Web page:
Denise De’ion

Black Female Producers pictured: Denise De'ion
(Photo by Tommaso Boddi/Getty Images)

Another Black female producer who was born in Canada is Denise De’ion, who’s known for being “persistent, playful and passionate.” She’s been honing her skills as a beatmaker since 2007, already putting in work as a singer/songwriter when she was having a hard time finding music to go with her lyrics. De’ion blends many genres in her songs, including R&B, pop, Caribbean and hip-hop to curate a vibe that’s totally unique to her.

Black Female Artists Who Also Produce Music

Janet Jackson

Much like her late brother Michael, Janet Jackson was best known as a singer and performer, but the siblings both had a knack for producing music too. The “Black Cat” songstress co-produced her 1986 LP, Control, marking her first No. 1 debut on the Billboard 200. Her next release, Rhythm Nation 1814 was also co-produced by Jackson in tandem with James Harris III and Terry Lewis in 1989 before the trio joined forces again in 1993 for Janet.


Seeing as she’s had aspirations of being a superstar from a young age, it doesn’t come as a surprise that Beyoncé has produced some of her own music. Even in the Destiny’s Child days the mother of three provided more than just vocals on songs like “2 Step,” “Brown Eyes” and “Dance with Me.” More recently, Queen B worked her magic on the Cowboy Carter single, “16 Carriages” and the Renaissance hit, “Church Girl.”

Aretha Franklin

Black Female Producers pictured: Aretha Franklin
(Mychal Watts/Getty Images)

The late Aretha Franklin’s powerhouse vocals still command R-E-S-P-E-C-T to this day, but we can’t forget her other contributions to music. If it weren’t for the Memphis native’s efforts to be credited for her production work in songs in the 60s, many of today’s Black female producers and singers wouldn’t be getting their flowers either.

Missy Elliott

Today’s femcees give credit where it’s due to Missy Elliott, as her career as a rapper paved the way for them to shine. Besides crafting catchy bars on “Get Ur Freak On” and “Work It,” the Virginia-born entertainer is also a renowned producer whose been instrumental in crafting hit after hit since the early ’90s. Her discography starts with names like Raven-Symoné, Jodeci and No Doubt. By the 2000s, Elliott was booked and busy crafting her albums while working with the likes of Aaliyah, Monica, Ciara and Jazmine Sullivan.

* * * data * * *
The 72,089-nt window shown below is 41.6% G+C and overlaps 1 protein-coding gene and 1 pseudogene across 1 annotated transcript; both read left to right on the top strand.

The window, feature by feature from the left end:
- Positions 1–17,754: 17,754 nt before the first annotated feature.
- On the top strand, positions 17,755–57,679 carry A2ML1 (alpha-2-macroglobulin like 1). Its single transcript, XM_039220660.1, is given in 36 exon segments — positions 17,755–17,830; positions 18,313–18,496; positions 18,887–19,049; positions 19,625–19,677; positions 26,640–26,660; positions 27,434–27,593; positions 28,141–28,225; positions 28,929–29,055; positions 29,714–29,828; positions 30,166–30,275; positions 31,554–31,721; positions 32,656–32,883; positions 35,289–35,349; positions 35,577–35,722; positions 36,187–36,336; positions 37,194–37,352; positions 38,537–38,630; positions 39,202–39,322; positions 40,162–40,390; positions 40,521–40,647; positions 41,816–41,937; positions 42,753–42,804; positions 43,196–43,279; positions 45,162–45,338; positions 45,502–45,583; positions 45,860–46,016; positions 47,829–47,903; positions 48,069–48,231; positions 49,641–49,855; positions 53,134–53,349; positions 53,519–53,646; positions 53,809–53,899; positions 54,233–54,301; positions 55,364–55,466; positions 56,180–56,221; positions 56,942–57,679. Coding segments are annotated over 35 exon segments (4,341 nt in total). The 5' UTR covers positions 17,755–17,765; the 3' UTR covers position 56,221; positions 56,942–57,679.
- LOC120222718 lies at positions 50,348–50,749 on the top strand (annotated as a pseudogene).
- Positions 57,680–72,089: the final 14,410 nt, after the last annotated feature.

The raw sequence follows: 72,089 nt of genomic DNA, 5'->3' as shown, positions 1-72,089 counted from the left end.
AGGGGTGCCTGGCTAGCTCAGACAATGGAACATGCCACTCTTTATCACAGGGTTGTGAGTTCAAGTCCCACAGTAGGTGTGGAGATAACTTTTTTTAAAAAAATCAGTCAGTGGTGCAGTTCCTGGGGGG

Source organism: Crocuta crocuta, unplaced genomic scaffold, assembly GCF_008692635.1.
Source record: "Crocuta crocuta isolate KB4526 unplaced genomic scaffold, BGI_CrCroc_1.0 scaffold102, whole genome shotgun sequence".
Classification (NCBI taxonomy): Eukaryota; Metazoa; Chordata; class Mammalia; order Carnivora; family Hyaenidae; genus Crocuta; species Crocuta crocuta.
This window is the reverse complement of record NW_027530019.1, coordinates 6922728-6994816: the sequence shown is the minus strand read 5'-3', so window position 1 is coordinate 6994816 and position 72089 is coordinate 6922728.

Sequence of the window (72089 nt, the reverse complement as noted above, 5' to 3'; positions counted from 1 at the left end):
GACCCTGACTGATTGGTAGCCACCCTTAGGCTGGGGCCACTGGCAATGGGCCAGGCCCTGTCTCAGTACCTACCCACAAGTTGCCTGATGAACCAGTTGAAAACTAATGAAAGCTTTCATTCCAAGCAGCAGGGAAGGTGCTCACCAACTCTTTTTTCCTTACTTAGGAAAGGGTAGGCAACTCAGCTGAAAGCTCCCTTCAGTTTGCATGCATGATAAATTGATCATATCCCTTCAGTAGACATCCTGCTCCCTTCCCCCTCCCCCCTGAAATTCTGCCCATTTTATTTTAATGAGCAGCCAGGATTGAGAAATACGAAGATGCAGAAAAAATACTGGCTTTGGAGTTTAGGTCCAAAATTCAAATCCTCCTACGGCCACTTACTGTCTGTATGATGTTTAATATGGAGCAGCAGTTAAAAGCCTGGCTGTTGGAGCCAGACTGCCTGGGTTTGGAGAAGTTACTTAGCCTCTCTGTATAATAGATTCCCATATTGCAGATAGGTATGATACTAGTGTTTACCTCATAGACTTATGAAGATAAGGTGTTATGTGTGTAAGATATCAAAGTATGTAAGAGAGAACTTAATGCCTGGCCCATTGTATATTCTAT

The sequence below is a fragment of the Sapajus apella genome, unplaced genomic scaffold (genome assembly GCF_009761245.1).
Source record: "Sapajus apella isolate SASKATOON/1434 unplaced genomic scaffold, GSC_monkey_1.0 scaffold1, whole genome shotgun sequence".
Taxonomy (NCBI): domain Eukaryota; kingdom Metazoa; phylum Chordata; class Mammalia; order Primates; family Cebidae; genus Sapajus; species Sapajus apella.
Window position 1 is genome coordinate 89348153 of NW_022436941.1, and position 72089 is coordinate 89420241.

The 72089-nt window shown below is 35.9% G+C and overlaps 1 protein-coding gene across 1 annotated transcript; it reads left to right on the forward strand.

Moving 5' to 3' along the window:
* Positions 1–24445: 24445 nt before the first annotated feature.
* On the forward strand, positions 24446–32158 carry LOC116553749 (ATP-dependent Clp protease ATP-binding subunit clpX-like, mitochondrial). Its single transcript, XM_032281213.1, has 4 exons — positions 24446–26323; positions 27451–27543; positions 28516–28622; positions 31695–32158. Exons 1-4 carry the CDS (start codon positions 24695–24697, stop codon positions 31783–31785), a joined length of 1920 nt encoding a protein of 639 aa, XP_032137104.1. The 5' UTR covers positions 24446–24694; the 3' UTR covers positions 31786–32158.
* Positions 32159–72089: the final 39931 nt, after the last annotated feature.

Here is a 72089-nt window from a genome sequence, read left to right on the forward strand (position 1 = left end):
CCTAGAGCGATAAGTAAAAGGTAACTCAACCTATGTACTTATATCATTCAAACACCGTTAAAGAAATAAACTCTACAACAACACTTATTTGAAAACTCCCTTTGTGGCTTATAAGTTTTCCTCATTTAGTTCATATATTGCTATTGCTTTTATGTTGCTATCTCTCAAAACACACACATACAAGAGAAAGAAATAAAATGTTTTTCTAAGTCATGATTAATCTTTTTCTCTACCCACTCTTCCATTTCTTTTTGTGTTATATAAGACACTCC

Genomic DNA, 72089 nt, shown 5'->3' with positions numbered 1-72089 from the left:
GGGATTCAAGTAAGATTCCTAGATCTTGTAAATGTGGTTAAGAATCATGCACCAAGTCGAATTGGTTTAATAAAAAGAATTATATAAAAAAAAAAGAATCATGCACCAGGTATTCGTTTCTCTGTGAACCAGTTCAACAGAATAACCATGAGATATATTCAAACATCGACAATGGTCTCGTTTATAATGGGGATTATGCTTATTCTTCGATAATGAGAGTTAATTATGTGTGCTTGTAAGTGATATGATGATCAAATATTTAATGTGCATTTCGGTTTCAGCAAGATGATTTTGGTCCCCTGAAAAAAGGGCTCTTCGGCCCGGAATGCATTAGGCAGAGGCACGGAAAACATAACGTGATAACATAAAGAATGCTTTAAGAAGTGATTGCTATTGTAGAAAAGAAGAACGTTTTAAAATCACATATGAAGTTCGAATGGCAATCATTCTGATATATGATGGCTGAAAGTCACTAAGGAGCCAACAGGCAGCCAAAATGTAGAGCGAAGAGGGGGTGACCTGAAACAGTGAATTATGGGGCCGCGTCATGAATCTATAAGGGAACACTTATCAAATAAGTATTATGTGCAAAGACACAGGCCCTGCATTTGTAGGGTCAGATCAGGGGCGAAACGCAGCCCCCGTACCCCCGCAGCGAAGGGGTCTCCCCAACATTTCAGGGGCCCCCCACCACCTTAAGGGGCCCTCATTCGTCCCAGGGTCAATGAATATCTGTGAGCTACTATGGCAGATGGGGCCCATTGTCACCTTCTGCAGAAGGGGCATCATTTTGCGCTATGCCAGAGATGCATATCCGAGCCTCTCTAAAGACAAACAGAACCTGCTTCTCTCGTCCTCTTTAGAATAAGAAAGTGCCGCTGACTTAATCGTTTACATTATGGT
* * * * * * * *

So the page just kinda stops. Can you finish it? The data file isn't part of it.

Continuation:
Erykah Badu

Badu produced her debut album, Baduzim, along with the help of Madukwu, N’Dambi, Bob Power, Ike Lee III, Ron Carter and the Roots. From 1997 on her sound has influenced others like Summer Walker and Rihanna to bend various genres together. Her 2000 LP, Mama’s Gun was another huge success. On that, Badu worked on production with the help of James Poyser, Questlove, Jay Dee, Stephen Marley and others.

FKA Twigs

FKA Twigs is in a lane entirely of her own, and she’s amassed a large fanbase though she’s only shared two LPs and one mixtape. Her 2019 project, Magdalene was pouring over with emotion, the lyrics reflecting on her public breakup from Robert Pattinson, among other sensitive topics. Besides giving us beautiful vocals, Twigs also produced “Fallen Alien” with Nicolas Jaar and “Mirrored Heart” in tandem with Koreless.